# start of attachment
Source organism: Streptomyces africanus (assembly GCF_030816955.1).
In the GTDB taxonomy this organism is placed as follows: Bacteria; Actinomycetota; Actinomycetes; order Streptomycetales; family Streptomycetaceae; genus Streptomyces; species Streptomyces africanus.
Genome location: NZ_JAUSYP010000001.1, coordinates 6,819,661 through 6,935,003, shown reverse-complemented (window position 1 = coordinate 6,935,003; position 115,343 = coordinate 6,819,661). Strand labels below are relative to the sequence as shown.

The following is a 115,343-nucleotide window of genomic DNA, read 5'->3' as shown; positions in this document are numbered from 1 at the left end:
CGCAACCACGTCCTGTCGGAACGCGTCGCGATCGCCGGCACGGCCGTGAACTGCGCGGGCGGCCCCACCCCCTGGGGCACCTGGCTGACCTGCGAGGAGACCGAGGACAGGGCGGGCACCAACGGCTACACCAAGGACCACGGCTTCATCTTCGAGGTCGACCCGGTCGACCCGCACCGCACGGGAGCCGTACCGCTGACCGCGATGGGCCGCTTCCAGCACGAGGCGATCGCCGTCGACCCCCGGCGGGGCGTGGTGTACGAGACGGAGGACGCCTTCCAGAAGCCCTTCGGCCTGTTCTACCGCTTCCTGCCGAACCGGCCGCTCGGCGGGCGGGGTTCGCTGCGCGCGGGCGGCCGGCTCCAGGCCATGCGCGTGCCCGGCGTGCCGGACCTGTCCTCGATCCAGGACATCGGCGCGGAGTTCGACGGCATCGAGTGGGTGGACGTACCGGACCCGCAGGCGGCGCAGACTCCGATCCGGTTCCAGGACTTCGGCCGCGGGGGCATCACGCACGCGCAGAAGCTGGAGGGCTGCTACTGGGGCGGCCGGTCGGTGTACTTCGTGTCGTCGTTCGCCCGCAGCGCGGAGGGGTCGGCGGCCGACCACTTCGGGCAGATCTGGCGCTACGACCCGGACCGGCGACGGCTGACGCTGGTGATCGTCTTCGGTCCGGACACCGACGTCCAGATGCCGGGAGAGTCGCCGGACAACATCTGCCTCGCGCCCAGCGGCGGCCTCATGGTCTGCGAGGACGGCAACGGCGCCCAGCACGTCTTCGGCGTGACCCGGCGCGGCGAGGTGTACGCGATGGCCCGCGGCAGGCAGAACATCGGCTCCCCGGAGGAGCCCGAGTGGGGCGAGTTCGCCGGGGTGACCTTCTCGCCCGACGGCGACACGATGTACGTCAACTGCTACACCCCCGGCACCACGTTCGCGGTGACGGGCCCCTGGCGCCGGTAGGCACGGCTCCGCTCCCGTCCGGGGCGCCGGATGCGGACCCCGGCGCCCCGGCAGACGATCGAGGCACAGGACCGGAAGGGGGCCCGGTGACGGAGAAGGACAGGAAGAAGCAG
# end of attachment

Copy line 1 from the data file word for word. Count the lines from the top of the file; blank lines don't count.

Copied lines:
Source organism: Streptomyces africanus (assembly GCF_030816955.1).